Why Professionalism on Social Media is Essential for Your Employees (and You)
Never say or do anything on social media that you wouldn’t do in the real world. Unfortunately, it seems as though a lot of people forget that. You can’t afford to do that, and not just because misconduct can land you in legal trouble. Bad behavior online can end up costing you your reputation, too.
By now, we’ve all read at least one story of an employee being dismissed due to improper social media behavior. Regardless of industry, regardless of their level of education or their apparent professional expertise, people seem to frequently forget one immutable truth about social networks. Ultimately, they are public forums, and the things you post on them can and will find their way back to you in the real world.
What that means is that poor behavior – either by you or your staff – on Facebook or Twitter can land you in legal trouble. It can cause irreparable damage to your reputation. In some cases, it can even get you disbarred.
Consider Joyce Nanine, the lawyer who was disbarred after she attempted to use Twitter to influence two custody cases that involved alleged sexual abuse. Or Jonathan Simkin, who was forced to delete twitter in an attempt to salvage his reputation after posting an inflammatory tweet. Or Sal Perricone, who was disbarred in 2018 for posting stories about the cases he’d prosecuted in the past.
“In this age of social media, it is important for all attorneys to bear in mind that ‘[t]he vigorous advocacy we demand of the legal profession is accepted because it takes place under the neutral, dispassionate control of the judicial system,” reads a statement by the Louisiana Supreme Court regarding Perricone’s disbarment. “Our decision today must send a strong message to [the] respondent and to all the members of the bar that a lawyer’s ethical obligations are not diminished by the mask of anonymity provided by the Internet.”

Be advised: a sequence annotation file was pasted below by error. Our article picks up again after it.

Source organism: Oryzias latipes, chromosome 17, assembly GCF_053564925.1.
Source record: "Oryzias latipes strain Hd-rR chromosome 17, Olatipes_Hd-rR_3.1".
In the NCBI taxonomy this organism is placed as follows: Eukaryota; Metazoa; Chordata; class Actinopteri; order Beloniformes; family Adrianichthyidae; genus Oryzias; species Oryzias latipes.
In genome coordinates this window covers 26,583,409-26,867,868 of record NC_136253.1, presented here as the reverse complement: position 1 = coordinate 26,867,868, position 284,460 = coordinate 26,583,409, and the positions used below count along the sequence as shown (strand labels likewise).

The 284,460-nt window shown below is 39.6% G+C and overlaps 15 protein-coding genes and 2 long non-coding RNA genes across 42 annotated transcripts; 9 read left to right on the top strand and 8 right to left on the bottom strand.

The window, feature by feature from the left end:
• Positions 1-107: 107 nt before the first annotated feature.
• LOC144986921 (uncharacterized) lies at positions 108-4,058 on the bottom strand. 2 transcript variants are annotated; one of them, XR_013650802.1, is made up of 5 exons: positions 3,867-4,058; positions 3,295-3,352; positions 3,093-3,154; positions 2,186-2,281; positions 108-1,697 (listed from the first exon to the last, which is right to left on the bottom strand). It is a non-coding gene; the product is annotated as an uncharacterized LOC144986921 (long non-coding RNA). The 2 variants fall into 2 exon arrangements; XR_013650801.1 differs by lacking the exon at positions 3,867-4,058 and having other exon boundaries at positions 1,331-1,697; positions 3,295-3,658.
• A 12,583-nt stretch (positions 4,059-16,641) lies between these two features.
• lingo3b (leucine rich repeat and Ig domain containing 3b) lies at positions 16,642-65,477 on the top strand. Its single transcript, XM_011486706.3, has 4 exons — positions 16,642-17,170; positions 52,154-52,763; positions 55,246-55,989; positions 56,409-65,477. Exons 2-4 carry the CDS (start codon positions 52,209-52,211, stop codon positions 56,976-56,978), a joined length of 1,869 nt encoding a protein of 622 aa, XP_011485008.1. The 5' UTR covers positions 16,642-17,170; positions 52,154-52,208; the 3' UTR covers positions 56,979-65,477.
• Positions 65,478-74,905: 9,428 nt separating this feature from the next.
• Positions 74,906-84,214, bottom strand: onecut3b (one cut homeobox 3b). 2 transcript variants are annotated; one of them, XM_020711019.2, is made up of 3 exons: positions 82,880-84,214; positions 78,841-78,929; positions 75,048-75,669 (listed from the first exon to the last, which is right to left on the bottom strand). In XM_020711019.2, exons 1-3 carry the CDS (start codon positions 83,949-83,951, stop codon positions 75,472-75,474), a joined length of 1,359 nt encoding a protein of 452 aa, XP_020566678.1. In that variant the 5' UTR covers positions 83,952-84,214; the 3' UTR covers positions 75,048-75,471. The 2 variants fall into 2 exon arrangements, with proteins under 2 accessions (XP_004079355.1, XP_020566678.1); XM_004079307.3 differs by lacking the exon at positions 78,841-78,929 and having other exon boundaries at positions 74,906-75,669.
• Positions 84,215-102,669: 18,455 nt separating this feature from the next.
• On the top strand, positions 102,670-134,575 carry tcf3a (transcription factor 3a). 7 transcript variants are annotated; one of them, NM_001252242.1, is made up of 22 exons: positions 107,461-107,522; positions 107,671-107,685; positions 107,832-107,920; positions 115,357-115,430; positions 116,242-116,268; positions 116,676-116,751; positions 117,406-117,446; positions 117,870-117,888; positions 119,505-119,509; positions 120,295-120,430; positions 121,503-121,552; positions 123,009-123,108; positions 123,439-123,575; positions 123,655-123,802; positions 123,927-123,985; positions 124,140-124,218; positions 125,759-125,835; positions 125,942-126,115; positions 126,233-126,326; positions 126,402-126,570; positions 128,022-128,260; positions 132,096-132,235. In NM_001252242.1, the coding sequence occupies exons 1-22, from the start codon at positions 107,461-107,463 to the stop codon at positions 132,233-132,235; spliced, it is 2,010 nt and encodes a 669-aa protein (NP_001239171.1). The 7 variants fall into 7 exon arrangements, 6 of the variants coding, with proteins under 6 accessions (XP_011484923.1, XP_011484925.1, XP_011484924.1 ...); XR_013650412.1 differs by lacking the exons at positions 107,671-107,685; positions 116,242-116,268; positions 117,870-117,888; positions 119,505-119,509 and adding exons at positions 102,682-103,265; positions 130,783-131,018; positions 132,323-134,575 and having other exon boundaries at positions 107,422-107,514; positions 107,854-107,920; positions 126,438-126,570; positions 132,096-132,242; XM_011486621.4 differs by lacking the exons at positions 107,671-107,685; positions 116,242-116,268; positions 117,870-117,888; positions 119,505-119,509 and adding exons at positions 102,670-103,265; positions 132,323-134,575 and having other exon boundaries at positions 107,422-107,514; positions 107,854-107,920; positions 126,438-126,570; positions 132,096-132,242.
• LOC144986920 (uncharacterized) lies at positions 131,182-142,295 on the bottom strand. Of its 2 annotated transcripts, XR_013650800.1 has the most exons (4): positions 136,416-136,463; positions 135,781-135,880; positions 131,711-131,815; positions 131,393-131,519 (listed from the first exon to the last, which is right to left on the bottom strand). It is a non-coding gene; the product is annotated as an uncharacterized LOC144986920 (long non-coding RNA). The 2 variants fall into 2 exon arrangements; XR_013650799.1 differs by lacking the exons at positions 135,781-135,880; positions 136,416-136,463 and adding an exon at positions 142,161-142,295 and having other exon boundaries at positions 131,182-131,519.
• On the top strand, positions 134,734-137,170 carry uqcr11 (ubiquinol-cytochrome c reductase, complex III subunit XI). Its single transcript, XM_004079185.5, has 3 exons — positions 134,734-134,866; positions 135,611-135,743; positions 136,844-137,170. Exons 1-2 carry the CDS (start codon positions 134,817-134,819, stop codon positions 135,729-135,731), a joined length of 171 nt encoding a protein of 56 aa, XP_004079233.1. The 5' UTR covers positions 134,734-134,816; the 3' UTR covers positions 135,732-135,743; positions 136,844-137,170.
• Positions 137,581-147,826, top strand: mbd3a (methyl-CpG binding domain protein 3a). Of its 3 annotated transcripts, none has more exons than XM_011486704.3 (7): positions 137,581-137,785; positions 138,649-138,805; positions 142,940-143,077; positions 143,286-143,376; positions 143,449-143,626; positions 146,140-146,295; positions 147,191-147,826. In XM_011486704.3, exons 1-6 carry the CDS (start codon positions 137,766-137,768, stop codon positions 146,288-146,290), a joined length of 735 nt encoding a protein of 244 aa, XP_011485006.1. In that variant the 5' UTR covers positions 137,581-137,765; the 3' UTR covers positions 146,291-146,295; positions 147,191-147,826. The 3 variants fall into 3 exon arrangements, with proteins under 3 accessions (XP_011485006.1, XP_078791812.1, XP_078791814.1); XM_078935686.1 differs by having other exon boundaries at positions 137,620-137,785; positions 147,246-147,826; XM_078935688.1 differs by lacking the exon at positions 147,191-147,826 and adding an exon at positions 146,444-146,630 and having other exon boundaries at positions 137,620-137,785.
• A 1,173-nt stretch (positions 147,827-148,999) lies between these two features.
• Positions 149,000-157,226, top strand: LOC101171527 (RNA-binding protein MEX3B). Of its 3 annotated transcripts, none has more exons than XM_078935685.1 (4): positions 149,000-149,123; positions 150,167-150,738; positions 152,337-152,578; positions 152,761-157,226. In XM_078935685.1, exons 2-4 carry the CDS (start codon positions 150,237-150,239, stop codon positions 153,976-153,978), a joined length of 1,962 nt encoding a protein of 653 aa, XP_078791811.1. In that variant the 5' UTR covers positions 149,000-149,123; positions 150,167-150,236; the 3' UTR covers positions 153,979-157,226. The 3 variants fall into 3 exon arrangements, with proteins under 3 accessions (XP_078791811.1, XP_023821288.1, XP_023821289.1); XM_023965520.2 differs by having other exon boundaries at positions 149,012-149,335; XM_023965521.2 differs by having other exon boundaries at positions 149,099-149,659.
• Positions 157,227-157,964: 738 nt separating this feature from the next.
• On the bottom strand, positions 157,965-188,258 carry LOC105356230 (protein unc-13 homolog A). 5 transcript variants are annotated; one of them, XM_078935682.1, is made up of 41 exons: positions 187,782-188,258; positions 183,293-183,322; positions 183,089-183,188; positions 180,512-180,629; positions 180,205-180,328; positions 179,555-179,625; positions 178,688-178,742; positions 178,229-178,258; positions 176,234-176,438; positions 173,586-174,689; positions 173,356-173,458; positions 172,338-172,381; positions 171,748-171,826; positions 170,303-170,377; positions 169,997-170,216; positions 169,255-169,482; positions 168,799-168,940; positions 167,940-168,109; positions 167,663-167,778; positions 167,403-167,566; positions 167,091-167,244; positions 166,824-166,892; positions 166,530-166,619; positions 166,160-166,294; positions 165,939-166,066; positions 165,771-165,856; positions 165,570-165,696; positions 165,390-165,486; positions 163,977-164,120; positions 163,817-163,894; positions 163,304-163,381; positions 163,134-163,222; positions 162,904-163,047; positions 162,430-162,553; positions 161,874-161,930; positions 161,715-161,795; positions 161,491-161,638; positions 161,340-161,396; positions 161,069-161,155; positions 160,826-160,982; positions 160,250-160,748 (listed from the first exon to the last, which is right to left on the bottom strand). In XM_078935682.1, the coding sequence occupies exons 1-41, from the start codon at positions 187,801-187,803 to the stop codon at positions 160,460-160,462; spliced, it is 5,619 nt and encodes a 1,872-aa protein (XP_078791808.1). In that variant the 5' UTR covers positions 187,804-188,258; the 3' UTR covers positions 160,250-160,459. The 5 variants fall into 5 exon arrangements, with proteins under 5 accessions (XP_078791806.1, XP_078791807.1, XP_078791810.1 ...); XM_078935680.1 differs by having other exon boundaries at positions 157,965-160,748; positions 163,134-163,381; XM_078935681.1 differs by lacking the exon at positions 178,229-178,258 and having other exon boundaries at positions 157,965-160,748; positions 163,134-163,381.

There it is laid out in black and white. You are obligated to maintain a certain degree of professionalism in all your dealings – including how you conduct yourself online. All rules and regulations regarding barratry, advertising, and communication are entirely applicable to social networks.
A good rule of thumb before you post anything is to ask yourself if this is the kind of thing you’d want to see associated with your brand. If this is the kind of thing you would say directly to a client during a consultation.
Because ultimately, publishing something inflammatory online is akin to screaming it in the middle of a crowded mall. Certainly, there’s a chance you’ll get away with it. But it’s far likelier that there will be damaging consequences to what you’ve done – and anonymity, as has been demonstrated on multiple occasions, will not protect you.
As a professional, you’re used to holding yourself to a high standard in your professional life. Those standards of behavior need to extend to social media, as well. Because if they don’t, it’s probably time to consider a career change.
About the Author:
Ryan B. Bormaster is the managing attorney at Bormaster Law. The law firm practices in a number of areas but specializes in 18 Wheeler Accidents, Accidents with Commercial Vehicles such as Work Trucks and Catastrophic Injuries of all kinds.